Biden gets three seats to fill on 4th, 6th Circuits as judges take senior status

U.S. President Joe Biden smiles after signing an executive order intended to reduce bureaucracy around government services for the public, in the Oval Office at the White House in Washington, U.S., December 13, 2021. REUTERS/Evelyn Hockstein
  • Judges Motz, White and Cole to take senior status
  • Senate has confirmed 10 of Biden's appellate picks

(Reuters) - President Joe Biden will have three more appellate court vacancies to fill in the new year after a trio of judges on the 4th and 6th U.S. Circuit Court of Appeals announced plans to step down from active service.

The decisions by U.S. Circuit Judges Diana Gribbon Motz of the Richmond, Virginia-based 4th U.S. Circuit and Helene White and R. Guy Cole of the Cincinnati, Ohio-based 6th Circuit to take senior status were confirmed by judicial officials on Tuesday.

Judge Diana Gribbon Motz of the Richmond, Virginia-based 4th U.S. Circuit Court of Appeals

All three plan to take senior status upon Senate confirmation of their successors, according to a list of vacancies the judiciary publishes and a letter that Cole sent Biden on Friday.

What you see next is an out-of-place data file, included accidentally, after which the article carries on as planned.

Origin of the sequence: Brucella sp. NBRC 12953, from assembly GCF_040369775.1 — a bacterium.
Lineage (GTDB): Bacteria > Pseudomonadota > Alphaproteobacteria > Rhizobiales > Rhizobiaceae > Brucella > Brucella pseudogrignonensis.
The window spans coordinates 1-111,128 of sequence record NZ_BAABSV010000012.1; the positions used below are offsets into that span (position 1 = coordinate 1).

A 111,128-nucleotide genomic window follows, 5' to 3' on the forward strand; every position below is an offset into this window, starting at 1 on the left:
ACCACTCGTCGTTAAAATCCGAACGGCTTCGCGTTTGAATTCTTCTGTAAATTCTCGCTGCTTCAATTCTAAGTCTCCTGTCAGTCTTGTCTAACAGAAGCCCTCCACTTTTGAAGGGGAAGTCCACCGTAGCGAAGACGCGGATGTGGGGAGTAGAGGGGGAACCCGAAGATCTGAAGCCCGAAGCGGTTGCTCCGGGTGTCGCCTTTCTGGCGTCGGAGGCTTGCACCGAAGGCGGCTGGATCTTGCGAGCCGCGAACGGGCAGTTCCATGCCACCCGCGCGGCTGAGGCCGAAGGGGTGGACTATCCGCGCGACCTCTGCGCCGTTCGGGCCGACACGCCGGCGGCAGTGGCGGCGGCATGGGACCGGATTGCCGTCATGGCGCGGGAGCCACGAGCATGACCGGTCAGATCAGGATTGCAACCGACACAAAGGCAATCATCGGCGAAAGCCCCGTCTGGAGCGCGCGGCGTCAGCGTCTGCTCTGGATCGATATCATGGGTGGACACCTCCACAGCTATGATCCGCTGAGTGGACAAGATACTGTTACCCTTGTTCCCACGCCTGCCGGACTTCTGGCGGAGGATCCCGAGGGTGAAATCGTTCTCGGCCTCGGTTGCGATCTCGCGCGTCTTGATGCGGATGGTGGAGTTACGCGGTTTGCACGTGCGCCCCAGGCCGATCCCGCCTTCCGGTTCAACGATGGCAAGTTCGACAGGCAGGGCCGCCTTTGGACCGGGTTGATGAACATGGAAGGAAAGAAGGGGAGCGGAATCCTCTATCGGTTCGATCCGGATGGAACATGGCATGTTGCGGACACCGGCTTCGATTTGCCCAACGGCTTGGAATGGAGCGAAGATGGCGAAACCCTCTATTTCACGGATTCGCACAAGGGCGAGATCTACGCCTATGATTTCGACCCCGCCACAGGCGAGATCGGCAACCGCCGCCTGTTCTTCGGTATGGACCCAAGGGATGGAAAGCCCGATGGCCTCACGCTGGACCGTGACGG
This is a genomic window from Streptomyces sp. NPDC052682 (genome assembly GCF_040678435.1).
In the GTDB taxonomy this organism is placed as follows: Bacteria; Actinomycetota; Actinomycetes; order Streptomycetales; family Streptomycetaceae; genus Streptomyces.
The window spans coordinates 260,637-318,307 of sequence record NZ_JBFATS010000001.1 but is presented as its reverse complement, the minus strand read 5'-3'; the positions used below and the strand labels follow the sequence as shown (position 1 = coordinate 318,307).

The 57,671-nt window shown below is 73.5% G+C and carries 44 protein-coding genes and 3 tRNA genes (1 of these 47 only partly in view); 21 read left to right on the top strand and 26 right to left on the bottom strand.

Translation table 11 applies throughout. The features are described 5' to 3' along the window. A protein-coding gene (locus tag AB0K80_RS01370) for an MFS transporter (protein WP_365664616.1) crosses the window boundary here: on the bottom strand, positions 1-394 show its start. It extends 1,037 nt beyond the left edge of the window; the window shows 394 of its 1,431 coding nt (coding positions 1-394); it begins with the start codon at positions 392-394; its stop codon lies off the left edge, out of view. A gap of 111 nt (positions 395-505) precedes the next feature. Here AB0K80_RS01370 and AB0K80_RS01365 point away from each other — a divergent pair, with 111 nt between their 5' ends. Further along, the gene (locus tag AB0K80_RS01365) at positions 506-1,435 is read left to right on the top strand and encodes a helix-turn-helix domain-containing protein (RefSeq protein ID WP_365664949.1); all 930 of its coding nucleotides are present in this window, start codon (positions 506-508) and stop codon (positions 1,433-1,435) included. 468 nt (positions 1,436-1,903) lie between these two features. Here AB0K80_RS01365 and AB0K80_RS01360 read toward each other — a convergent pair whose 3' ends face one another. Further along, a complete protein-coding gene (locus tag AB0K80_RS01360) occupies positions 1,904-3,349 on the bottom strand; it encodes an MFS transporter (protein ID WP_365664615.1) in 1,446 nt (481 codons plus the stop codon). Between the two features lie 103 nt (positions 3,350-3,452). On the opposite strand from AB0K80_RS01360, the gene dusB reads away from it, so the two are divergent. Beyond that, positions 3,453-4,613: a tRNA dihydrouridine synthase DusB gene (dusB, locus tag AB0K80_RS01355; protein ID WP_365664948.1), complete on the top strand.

Senior status is a form of semi-retirement for judges over the age of 65 who have completed at least 15 years on the federal bench. Presidents may name new full-time judges to fill those judges' seats.

The announcements add to 20 seats that Biden has the ability to fill on the nation's 13 federal appeals courts after several other judges, primarily Democratic-appointees, similarly elected to take senior status.

The Senate has moved rapidly to confirm Biden's judicial nominees while Democrats maintain their narrow control of the chamber. On Monday, it confirmed the 10th of Biden's appellate picks, Lucy Koh for the 9th U.S. Circuit Court of Appeals.

Even more spots could open: John Collins, a law professor at George Washington University who studies the judiciary and follows vacancies, on Twitter said 23 Democratic-appointed judges will be eligible for senior status by the end of 2022.

Cole, 70, and Motz, 78, were both nominated by former Democratic President Bill Clinton and won Senate confirmation in 1994 and 1995, respectively. Cole served as the 6th Circuit's chief judge from August 2014 to May 2021.

White, 67, too was initially nominated by Clinton but her 1997 nomination languished in the Republican-controlled Senate. Republican President George W. Bush renominated her in 2008 in a deal with Michigan Democrats when their party controlled the Senate.

Motz's decision gives Biden his third seat to fill on the 4th Circuit, which has nine active Democrat-appointed judges, including her, and six Republican-appointed judges. Biden's only nominee so far, Toby Heytens, was confirmed in November.

Biden has an opportunity to name three members of the 6th Circuit, which has 11 Republican appointees, including White, and five Democratic ones, including Cole. He has nominated one, Andre Mathis, a partner at Butler Snow in Memphis.

Read more:

U.S. Senate confirms Koh to 9th Circuit, with Sung vote looming

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Nate Raymond reports on the federal judiciary and litigation. He can be reached at nate.raymond@thomsonreuters.com.